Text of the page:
Elizabeth Micaković

Department: English
Discipline: English
Research Centre/Unit: Twentieth Century Literature

Project Summary

"T. S. Eliot's Voice: A Cultural History" --- T. S. Eliot undoubtedly possessed one of the most identifiable and unique speaking voices of any poet in the twentieth century. The 'distinctive quality of his voice' (Bonamy Dobrée), 'so slow, that each word seems to have special finish allotted it' (Virginia Woolf), became not only an integral part of his artistry, but a commercially valuable asset. To this day, Eliot's voice remains deeply enigmatic, provoking questions as to the degree of performativity embedded in his public-speaking voice and indeed the diachronous cultivation of what many perceive(d) to be an "English" accent.   Whilst these questions form the backbone of this thesis, the answers can only be sought by synthesising the many discourses on voice and pronunciation circulating at the time. From pedagogical and social theories on standard speech, to institutionalised pronouncements on "correct" pronunciation (from the BBC, for example), and even peripheral debates on prosody and nationhood, the first half of the twentieth century was remarkably loquacious on the subject of voice and speech. Moreover, that many of Eliot's contemporaries commented and remarked upon his voice, even before his recording days, points to a community alert to the nuances of these debates. How Eliot situated himself and, importantly, reacted to these theories are central to any understanding of Eliot in a phonographic and radio age, where the "grain" of the voice was resurrected from the text back to greater prominence. From his early years in St Louis, where he was exposed to post-Reconstruction theories on nationhood and voice, to his emigration to the UK, the first part of the project focuses on Eliot's transition between these distinctly nationalist discourses on pronunciation. Eliot's response to these oral paradigms were perhaps nowhere more noticeable than in his early radio recordings and, later, in the phonograph recordings he made in the early 1930s. By undertaking extensive archival research (both within the UK and in the US), the project will also reveal an Eliot both keenly alive and self-consciously responsive to these paradigms, whilst his concurrent development of prosodic and dramatic theories demonstrate a deep-seated ambivalence to pronouncements on standard speech and dialect. Moreover, whilst oral recording technologies allowed Eliot that platform on which to reach the wide and varied audience he always sought, the project will examine how Eliot attempted to minimise the exposure of his voice (and his "personality") to copyright infringement of any kind, as both he and the international judicial systems struggled to keep pace with the developments of technologies of voice reproduction.   I hope that this project will intervene convincingly in the recent criticism by scholars on standard speech, pronunciation and dialect (Carrie J. Preston, Tony Crowley, David Vincent), and voice and recording (Lesley Wheeler, Derek Furr, Ivan Kreilkamp), to name just a very few. In particular, my work draws on the remarkable excavatory work undertaken by Michael Coyle and Todd Avery on Eliot's BBC broadcasts, which has gone far in illuminating the Arnoldian synergies between Eliot and the BBC Director John Reith, whilst uncovering Eliot's early unease with the transition from written to oral transmission (Coyle). I aim to demonstrate with this project that Eliot's unease also stemmed from concerns regarding the regulatory limitations he faced both from the BBC and from the fragile legal protection in place at the time.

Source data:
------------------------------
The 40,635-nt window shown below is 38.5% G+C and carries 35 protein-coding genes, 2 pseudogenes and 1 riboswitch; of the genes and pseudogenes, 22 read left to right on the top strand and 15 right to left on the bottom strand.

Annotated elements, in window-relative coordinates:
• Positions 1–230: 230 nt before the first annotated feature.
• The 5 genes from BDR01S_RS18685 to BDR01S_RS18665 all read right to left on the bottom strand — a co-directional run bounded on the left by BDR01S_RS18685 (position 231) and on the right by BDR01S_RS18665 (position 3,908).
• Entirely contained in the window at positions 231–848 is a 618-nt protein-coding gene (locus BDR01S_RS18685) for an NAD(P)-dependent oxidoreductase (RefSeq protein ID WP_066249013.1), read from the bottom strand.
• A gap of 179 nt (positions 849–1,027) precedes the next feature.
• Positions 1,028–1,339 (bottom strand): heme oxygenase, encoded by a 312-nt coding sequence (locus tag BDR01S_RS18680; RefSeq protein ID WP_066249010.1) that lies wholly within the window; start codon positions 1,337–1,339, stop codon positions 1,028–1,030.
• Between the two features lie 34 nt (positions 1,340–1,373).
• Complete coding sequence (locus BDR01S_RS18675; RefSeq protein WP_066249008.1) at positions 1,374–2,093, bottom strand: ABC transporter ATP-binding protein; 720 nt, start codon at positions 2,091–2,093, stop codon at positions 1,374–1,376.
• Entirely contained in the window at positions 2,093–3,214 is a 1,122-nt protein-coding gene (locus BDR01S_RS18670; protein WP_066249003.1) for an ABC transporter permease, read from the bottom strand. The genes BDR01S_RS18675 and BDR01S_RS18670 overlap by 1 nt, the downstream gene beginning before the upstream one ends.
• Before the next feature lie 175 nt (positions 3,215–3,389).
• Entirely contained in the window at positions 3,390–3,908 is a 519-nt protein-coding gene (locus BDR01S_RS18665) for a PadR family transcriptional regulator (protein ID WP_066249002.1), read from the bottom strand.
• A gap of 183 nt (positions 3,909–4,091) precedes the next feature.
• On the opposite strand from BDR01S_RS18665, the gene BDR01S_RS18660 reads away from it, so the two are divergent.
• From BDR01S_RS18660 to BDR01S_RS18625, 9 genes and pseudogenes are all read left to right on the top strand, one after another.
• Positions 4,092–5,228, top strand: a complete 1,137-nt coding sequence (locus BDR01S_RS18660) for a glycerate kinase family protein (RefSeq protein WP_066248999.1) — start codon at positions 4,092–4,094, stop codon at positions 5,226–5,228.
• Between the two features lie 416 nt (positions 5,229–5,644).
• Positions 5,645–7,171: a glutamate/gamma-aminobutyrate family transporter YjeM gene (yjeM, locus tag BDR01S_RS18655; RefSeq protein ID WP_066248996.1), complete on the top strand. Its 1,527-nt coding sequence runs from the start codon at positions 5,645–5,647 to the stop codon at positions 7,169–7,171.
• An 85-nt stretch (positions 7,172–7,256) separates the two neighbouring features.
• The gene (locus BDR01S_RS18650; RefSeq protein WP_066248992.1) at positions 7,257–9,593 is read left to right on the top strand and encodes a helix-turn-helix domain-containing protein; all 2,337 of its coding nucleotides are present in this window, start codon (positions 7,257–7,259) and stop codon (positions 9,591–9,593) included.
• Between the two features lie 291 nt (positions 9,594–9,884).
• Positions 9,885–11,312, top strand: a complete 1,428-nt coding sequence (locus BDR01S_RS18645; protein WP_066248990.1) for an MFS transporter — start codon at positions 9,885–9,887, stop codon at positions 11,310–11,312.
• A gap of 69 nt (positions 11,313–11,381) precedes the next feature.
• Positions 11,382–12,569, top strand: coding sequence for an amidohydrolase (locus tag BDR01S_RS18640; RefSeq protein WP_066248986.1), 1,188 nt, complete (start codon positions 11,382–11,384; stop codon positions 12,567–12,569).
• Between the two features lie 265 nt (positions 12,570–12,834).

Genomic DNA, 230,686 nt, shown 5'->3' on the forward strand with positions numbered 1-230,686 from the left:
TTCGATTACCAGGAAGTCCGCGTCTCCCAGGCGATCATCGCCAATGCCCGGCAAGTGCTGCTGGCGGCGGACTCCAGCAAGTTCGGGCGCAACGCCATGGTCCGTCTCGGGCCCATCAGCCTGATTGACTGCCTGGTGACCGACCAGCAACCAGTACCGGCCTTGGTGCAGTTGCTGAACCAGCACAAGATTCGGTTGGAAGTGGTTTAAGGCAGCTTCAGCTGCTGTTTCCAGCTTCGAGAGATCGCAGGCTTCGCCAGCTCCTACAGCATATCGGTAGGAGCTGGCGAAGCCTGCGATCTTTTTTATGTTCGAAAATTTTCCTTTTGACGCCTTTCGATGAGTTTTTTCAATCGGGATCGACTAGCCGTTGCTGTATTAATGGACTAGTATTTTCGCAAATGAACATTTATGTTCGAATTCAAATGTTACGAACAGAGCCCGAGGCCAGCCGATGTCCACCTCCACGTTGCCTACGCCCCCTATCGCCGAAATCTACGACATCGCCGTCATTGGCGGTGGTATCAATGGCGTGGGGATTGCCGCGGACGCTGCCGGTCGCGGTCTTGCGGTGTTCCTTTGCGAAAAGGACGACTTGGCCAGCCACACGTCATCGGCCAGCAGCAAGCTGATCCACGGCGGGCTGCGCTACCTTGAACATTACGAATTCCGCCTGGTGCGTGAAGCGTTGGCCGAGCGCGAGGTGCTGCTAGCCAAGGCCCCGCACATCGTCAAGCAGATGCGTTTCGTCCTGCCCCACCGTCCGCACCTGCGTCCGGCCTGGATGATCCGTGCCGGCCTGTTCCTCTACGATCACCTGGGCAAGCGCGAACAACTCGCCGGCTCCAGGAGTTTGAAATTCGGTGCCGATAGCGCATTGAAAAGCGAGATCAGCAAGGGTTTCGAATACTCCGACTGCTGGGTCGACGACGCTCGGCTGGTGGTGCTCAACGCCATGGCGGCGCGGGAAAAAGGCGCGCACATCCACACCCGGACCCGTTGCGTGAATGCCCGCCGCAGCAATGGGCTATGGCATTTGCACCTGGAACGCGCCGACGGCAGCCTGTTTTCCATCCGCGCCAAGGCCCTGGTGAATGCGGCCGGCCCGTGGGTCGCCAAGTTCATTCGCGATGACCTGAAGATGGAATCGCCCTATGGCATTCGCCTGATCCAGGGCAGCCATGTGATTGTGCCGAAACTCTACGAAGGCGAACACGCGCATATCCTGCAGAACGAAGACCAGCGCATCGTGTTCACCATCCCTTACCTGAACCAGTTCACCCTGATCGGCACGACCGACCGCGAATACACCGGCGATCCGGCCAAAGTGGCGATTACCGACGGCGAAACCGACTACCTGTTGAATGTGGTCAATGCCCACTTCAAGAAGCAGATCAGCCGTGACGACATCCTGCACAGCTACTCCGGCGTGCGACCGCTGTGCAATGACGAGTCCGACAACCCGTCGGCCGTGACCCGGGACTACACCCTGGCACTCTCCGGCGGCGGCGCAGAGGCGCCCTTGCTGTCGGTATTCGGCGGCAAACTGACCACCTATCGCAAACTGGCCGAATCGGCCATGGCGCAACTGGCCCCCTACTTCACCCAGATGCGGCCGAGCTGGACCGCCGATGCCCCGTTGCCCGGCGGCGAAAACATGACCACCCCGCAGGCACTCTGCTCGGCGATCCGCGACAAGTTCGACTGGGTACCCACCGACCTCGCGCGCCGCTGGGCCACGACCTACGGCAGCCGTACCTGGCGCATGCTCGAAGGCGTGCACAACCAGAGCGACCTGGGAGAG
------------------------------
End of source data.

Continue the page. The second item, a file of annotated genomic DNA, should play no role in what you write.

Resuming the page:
Supervisory Team

Dr. Vike Plock Dr. Jason Hall

Wider Research Interests

I am very much interested, more generally, in the origins and histories of the recordings mades by Modernist poets. Indeed, I have already begun archival research into the (unwritten) history of the Harvard Vocarium and a number of recordings which took place in New York in the 1930s by poets such as Eliot, Vachel Lindsay, Gertrude Stein, Robert Frost, and many others from this period. These recordings didn't merely form an appendix to their printed works, but were in fact an integral component of their creative outputs. I hope that this tentative exploratory work will culminate in a larger project on Modernist poets and their commitments to recording as a creative piece of work and their critical and artistic responses to recording technologies in general.